How to fix: “No bootable device” on Dell Inspiron 3458

I bought a new disk, a SSD. I am using a Dell Inspiron 3458. So I open up the computer and changed the disk, no problem so far. Really easy process. Then I rebooted and installed the OS, still no problem. But then when I tried to boot up the machine again a got hit with a scary error.

I can’t remember exactly what it said, but it was something like this

No bootable device

Press F2 to enter bios-configuration

Press F5 to reboot

And some other stuff.

I was lost. So I started the great google-hunt. Read through a ton of blog-posts and videos, and everything I could get my hands on. I tried to change the boot-order to legacy mode. But nothing worked. In the system info in bios I could see that the machine recognized the disk, it just couldn’t find it when I booted up.

Then I found this blog-post: https://itsfoss.com/no-bootable-device-found-ubuntu/. But it was written for an Acer Aspire. But I felt like this was the same issue as I had. And in the comments I found my anonymous hero Chris, who wrote the following comment:

I have a Dell Inspiron, I followed your process, more-or-less, but from step 3 (“Select an UEFI file as trusted for executing”) onwards I had to do something slightly different in the BIOS:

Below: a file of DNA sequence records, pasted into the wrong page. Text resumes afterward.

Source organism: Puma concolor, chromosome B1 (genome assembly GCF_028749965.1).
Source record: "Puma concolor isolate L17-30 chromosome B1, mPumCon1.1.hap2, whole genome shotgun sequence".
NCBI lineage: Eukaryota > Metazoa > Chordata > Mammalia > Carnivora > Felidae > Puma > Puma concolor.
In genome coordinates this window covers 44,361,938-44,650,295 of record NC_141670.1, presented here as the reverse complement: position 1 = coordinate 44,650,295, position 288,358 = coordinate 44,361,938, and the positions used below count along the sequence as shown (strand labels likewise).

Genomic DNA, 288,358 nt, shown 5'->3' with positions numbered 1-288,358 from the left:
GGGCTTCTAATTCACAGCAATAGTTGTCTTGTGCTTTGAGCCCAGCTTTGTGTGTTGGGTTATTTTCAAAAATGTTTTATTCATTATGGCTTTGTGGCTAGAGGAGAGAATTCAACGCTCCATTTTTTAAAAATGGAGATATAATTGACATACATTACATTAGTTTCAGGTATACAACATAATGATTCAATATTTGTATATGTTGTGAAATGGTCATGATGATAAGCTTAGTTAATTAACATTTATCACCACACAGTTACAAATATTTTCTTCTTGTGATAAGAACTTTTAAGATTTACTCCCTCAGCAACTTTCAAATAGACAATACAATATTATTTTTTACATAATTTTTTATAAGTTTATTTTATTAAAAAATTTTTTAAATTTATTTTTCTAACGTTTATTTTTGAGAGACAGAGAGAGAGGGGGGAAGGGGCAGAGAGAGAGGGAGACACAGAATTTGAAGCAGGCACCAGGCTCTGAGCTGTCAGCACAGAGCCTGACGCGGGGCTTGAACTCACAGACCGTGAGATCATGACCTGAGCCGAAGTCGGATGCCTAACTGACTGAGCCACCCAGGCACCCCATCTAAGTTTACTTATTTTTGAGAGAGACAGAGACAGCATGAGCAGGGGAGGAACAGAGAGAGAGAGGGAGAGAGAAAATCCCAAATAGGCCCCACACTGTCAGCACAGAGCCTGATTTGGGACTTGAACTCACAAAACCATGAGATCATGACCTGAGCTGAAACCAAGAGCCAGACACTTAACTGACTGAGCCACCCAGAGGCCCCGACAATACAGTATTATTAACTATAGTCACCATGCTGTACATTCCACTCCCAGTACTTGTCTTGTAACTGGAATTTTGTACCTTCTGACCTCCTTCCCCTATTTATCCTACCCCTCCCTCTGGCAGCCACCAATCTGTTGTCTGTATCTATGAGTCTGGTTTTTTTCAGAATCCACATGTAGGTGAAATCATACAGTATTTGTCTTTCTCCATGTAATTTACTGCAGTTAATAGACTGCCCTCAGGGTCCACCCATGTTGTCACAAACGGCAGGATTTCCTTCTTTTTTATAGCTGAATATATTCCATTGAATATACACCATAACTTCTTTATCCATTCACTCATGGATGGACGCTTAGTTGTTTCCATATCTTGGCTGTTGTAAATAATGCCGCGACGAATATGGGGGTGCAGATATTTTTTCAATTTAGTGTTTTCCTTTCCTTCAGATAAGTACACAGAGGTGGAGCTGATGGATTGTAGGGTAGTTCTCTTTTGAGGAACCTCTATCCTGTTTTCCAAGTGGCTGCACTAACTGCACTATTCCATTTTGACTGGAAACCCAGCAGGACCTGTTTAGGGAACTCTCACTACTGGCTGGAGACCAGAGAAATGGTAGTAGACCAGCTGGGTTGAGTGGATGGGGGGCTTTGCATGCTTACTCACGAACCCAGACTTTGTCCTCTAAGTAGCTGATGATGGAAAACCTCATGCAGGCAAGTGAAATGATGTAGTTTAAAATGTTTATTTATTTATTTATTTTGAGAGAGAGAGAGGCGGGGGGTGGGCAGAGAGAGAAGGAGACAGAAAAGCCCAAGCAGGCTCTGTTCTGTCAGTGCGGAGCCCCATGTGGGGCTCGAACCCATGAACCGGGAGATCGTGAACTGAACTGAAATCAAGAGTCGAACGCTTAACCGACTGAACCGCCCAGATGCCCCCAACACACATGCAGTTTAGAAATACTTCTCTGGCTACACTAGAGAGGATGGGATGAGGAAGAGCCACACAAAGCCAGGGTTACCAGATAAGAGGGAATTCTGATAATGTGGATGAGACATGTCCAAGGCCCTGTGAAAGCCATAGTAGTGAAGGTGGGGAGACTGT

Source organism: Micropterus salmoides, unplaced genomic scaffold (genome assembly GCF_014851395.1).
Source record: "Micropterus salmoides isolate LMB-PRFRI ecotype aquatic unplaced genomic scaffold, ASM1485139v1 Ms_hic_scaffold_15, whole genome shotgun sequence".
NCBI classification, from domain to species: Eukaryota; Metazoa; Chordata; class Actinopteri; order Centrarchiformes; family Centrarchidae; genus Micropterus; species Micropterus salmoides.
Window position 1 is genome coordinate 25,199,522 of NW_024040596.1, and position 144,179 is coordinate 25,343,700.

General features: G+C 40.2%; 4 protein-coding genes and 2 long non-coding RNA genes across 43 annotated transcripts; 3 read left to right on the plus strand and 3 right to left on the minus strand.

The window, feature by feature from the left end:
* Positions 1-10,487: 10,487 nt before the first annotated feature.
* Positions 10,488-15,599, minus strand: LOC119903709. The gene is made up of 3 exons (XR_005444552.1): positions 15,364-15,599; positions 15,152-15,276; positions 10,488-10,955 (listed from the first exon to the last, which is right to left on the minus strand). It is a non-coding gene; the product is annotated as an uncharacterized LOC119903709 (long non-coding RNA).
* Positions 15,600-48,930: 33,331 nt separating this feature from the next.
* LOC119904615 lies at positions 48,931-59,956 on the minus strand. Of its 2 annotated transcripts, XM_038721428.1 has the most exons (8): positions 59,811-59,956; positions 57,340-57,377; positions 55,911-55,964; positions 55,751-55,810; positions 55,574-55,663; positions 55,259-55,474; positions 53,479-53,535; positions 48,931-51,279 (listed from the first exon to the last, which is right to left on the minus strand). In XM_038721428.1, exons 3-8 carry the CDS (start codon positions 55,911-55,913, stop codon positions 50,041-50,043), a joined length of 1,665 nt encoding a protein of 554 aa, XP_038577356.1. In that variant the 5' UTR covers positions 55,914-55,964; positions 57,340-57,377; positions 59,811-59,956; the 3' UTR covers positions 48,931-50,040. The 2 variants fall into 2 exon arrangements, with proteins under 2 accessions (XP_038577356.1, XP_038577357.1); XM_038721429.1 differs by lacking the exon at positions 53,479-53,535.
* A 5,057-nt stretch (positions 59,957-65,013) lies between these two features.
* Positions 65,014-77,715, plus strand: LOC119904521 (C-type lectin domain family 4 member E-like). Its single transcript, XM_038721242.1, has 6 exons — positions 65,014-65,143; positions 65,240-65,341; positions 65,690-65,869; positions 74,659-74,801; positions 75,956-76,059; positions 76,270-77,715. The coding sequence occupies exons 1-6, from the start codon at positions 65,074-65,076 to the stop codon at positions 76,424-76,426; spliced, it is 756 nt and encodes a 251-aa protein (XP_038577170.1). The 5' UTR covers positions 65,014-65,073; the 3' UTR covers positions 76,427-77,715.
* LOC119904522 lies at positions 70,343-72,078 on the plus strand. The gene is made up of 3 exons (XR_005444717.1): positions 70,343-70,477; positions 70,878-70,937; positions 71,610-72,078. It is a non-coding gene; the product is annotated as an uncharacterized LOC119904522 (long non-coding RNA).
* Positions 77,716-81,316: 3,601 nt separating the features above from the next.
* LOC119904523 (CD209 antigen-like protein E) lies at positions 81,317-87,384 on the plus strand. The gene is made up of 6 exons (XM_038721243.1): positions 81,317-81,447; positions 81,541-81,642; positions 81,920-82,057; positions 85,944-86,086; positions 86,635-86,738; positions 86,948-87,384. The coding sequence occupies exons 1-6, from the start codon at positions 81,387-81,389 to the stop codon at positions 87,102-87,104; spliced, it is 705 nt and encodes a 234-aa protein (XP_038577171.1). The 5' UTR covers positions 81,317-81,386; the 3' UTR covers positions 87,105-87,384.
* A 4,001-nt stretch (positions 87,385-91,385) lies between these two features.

– Settings → General → Boot Sequence
– Press “Add Boot Option”
– Boot Option Name: ubuntu (I don’t think this matters much, but this seems like a sensible name)
– File Name: press the browse button, and as in the instructions above, find the shimx64.efi boot file
– Save this boot option
– Exit the BIOS, and with any luck your computer will now boot

I followed these steps and it worked perfectly.

Memory card – How does it work?

My notebook is a bit slow. I only have 4 gb of ram. So I want to upgrade it a bit.

First thing first. What do I have now?

sudo dmidecode --type memory

This gives us all the info we need about the current memory in out computer.

# dmidecode 3.0
Getting SMBIOS data from sysfs.
SMBIOS 2.8 present.

Handle 0x005B, DMI type 16, 23 bytes
Physical Memory Array
Location: System Board Or Motherboard
Use: System Memory
Error Correction Type: None
Maximum Capacity: 16 GB
Error Information Handle: Not Provided
Number Of Devices: 2

Handle 0x0060, DMI type 17, 34 bytes
Memory Device
Array Handle: 0x005B
Error Information Handle: Not Provided
Total Width: 64 bits
Data Width: 64 bits
Size: 4096 MB
Form Factor: SODIMM
Set: None
Locator: DIMM A
Bank Locator: Not Specified
Type: DDR3
Type Detail: Synchronous
Speed: 1600 MHz
Manufacturer: Micron
Serial Number: CFC29B80
Asset Tag: 9876543210
Part Number: 8KTF31561HK-1G6E1
Rank: 1
Configured Clock Speed: 1600 MHz

Handle 0x0065, DMI type 17, 34 bytes
Memory Device
Array Handle: 0x005B
Error Information Handle: Not Provided
Total Width: Unknown
Data Width: Unknown
Size: No Module Installed
Form Factor: DIMM
Set: None
Locator: DIMM B
Bank Locator: Not Specified
Type: Unknown
Type Detail: None
Speed: Unknown
Manufacturer: Not Specified
Serial Number: Not Specified
Asset Tag: Not Specified
Part Number: Not Specified
Rank: Unknown
Configured Clock Speed: Unknown